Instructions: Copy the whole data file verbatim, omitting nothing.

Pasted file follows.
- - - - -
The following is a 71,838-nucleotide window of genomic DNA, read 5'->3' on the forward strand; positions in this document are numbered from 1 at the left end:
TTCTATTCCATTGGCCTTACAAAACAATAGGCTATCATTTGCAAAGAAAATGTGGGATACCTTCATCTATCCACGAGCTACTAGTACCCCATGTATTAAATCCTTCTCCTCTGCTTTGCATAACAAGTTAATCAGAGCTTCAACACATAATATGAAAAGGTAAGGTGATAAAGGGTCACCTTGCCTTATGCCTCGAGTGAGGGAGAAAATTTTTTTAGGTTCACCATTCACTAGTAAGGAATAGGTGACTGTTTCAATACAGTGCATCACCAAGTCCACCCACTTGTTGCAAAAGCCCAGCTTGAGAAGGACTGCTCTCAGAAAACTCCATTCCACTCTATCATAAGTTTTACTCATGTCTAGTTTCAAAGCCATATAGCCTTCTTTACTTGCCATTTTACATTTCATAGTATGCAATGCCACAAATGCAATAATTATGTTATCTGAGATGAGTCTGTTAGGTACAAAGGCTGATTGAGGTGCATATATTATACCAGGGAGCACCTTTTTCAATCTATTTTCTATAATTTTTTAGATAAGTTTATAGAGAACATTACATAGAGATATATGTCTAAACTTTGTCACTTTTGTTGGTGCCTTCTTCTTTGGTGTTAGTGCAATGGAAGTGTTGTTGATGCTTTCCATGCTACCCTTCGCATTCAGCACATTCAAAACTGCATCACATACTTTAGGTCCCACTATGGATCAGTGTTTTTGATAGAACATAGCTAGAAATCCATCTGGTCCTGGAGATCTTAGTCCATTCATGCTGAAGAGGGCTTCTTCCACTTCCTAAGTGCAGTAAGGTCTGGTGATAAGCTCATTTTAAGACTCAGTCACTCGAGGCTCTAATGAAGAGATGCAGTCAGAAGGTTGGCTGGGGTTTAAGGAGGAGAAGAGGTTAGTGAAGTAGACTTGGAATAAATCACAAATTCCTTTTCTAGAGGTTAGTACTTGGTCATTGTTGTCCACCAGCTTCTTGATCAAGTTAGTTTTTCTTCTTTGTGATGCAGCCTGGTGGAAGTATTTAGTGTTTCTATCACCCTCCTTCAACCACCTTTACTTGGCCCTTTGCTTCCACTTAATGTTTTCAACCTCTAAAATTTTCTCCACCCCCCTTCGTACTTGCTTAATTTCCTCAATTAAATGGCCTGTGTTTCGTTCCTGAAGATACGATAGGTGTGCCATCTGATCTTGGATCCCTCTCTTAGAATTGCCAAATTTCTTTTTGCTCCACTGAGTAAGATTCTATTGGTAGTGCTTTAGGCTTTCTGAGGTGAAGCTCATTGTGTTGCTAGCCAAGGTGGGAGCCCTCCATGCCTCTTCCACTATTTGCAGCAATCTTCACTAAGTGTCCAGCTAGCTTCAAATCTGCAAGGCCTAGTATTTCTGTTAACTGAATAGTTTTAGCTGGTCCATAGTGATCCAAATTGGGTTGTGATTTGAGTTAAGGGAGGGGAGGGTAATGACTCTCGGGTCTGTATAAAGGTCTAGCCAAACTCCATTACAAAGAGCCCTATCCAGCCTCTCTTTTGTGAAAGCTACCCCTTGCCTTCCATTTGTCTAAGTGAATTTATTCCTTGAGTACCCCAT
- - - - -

The following is a 71,838-nucleotide window of genomic DNA, read 5'->3' on the forward strand; positions in this document are numbered from 1 at the left end:
TTCTATTCCATTGGCCTTACAAAACAATAGGCTATCATTTGCAAAGAAAATGTGGGATACCTTCATCTATCCACGAGCTACTAGTACCCCATGTATTAAATCCTTCTCCTCTGCTTTGCATAACAAGTTAATCAGAGCTTCAACACATAATATGAAAAGGTAAGGTGATAAAGGGTCACCTTGCCTTATGCCTCGAGTGAGGGAGAAAATTTTTTTAGGTTCACCATTCACTAGTAAGGAATAGGTGACTGTTTCAATACAGTGCATCACCAAGTCCACCCACTTGTTGCAAAAGCCCAGCTTGAGAAGGACTGCTCTCAGAAAACTCCATTCCACTCTATCATAAGTTTTACTCATGTCTAGTTTCAAAGCCATATAGCCTTCTTTACTTGCCATTTTACATTTCATAGTATGCAATGCCACAAATGCAATAATTATGTTATCTGAGATGAGTCTGTTAGGTACAAAGGCTGATTGAGGTGCATATATTATACCAGGGAGCACCTTTTTCAATCTATTTTCTATAATTTTTTAGATAAGTTTATAGAGAACATTACATAGAGATATATGTCTAAACTTTGTCACTTTTGTTGGTGCCTTCTTCTTTGGTGTTAGTGCAATGGAAGTGTTGTTGATGCTTTCCATGCTACCCTTCGCATTCAGCACATTCAAAACTGCATCACATACTTTAGGTCCCACTATGGATCAGTGTTTTTGATAGAACATAGCTAGAAATCCATCTGGTCCTGGAGATCTTAGTCCATTCATGCTGAAGAGGGCTTCTTCCACTTCCTAAGTGCAGTAAGGTCTGGTGATAAGCTCATTTTAAGACTCAGTCACTCGAGGCTCTAATGAAGAGATGCAGTCAGAAGGTTGGCTGGGGTTTAAGGAGGAGAAGAGGTTAGTGAAGTAGACTTGGAATAAATCACAAATTCCTTTTCTAGAGGTTAGTACTTGGTCATTGTTGTCCACCAGCTTCTTGATCAAGTTAGTTTTTCTTCTTTGTGATGCAGCCTGGTGGAAGTATTTAGTGTTTCTATCACCCTCCTTCAACCACCTTTACTTGGCCCTTTGCTTCCACTTAATGTTTTCAACCTCTAAAATTTTCTCCACCCCCCTTCGTACTTGCTTAATTTCCTCAATTAAATGGCCTGTGTTTCGTTCCTGAAGATACGATAGGTGTGCCATCTGATCTTGGATCCCTCTCTTAGAATTGCCAAATTTCTTTTTGCTCCACTGAGTAAGATTCTATTGGTAGTGCTTTAGGCTTTCTGAGGTGAAGCTCATTGTGTTGCTAGCCAAGGTGGGAGCCCTCCATGCCTCTTCCACTATTTGCAGCAATCTTCACTAAGTGTCCAGCTAGCTTCAAATCTGCAAGGCCTAGTATTTCTGTTAACTGAATAGTTTTAGCTGGTCCATAGTGATCCAAATTGGGTTGTGATTTGAGTTAAGGGAGGGGAGGGTAATGACTCTCGGGTCTGTATAAAGGTCTAGCCAAACTCCATTACAAAGAGCCCTATCCAGCCTCTCTTTTGTGAAAGCTACCCCTTGCCTTCCATTTGTCTAAGTGAATTTATTCCTTGAGTACCCCAT